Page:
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domenica 14 luglio 2013

American Mayors: Let Them Smoke Pot

Published: June 28, 2013



It has been more than seven months since voters in Colorado and Washington State chose to legalize marijuana for recreational use, in contravention of federal drug laws. It has been more than three months since Attorney General Eric Holder Jr. told the Senate Judiciary Committee that he would announce his department’s response to the new statutes “relatively soon.”

So far: nothing. Mr. Holder has yet to indicate whether he will side with all nine former heads of the Drug Enforcement Administration, who published an open letter urging federal pre-emption.

On Monday, the United States Conference of Mayors passed a resolution suggesting the opposite: that the Obama administration should let the states decide this issue for themselves. “Despite the prohibition of marijuana,” the resolution reads, “and the 22 million marijuana arrests that have occurred in the United States since 1965,” some “42 percent of Americans” have used the drug.

Organized crime, the mayors continue, dominates the illegal marketplace; enforcement is not only costly, but also racially biased, with African-Americans far more likely than Caucasians to be arrested for possession despite similar rates of use across ethnic groups. In light of these facts, they say, states should be able to “set whatever marijuana policies work best to improve the public safety and health of their communities.”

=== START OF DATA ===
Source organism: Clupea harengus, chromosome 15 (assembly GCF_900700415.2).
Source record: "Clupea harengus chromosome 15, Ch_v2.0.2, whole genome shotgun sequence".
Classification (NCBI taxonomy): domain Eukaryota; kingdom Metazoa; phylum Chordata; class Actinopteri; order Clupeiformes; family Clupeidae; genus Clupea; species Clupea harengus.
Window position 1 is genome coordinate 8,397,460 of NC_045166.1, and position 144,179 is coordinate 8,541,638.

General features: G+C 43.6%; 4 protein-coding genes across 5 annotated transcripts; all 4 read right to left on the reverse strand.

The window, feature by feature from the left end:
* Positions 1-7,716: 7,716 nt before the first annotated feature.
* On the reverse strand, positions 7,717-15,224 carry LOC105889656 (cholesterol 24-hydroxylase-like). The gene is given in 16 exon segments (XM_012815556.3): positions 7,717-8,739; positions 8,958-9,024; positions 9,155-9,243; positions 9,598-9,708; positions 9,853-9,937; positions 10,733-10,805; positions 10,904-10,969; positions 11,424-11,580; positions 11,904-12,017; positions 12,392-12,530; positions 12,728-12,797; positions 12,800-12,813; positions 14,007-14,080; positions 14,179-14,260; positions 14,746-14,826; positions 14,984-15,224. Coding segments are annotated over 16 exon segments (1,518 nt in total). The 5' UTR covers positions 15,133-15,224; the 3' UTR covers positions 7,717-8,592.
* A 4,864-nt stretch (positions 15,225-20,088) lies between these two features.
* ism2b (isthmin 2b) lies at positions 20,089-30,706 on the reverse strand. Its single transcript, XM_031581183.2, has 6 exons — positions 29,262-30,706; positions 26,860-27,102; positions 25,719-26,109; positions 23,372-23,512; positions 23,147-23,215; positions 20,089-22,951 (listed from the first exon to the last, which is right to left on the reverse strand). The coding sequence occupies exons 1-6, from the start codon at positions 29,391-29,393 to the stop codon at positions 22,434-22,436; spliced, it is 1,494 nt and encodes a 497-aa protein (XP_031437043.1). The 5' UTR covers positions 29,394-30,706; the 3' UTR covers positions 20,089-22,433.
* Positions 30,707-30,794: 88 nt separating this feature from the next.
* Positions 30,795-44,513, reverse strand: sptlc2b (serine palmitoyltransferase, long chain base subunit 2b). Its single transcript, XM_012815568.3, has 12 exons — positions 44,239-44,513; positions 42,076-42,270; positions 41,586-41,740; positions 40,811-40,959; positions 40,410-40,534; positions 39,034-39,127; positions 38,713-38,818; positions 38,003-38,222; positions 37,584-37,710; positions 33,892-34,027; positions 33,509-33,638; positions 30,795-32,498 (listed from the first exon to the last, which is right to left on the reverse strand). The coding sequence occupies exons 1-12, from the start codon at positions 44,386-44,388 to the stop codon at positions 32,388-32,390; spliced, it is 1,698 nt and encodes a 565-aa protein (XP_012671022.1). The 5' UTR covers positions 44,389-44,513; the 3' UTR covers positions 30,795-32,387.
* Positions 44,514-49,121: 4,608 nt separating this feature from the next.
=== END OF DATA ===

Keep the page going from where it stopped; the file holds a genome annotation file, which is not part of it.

A guy named Barack Obama might have agreed with that when he was running for president. Asked about medical marijuana in 2008, he said, “I’m not going to be using Justice Department resources to try to circumvent state laws on this issue.” But the Barack Obama who actually became president seems to have no problem with interference. In the past four years, the D.E.A. has conducted at least 270 SWAT-style raids on medical marijuana providers at a cost of roughly $8 million.

What the Conference of Mayors resolved seems appropriate — and sensitive to the reality that public attitudes toward marijuana are liberalizing rapidly. In 1969, Gallup found that only 12 percent of Americans favored legalizing the drug. By 2010, the Pew Research Center put the figure at 41 percent. In 2013, again according to Pew, it was 52 percent, a majority.

At any rate, Mr. Holder’s dithering helps no one. The status quo is chaotic and untenable. If you live in Denver or Seattle and you are thinking of applying for a license to sell marijuana, you have a right to know whether federal prosecutors will move to seize your property and jail you.

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This article has been revised to reflect the following correction:Correction: July 1, 2013
An earlier version of this editorial misstated the source of the 1969 survey of Americans favoring legalizing marijuana. It was conducted by Gallup, not the Pew Research Center. 

American Mayors: Let Them Smoke Pot

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